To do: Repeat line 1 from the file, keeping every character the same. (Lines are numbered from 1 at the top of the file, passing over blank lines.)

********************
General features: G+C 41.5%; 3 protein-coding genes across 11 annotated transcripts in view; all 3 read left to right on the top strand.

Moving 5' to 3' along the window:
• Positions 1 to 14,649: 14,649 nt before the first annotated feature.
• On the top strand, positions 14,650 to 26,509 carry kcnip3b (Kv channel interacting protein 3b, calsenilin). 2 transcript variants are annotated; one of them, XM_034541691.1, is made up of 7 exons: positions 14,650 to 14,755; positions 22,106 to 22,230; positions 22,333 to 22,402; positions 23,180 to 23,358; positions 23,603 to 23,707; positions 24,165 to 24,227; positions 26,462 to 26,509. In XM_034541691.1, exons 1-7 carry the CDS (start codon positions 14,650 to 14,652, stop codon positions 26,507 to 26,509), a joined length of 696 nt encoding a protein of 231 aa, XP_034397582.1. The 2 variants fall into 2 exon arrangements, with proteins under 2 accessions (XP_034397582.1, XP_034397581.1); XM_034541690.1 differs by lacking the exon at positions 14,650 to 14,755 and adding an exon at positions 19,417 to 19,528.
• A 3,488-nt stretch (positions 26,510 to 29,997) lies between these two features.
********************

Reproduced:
General features: G+C 41.5%; 3 protein-coding genes across 11 annotated transcripts in view; all 3 read left to right on the top strand.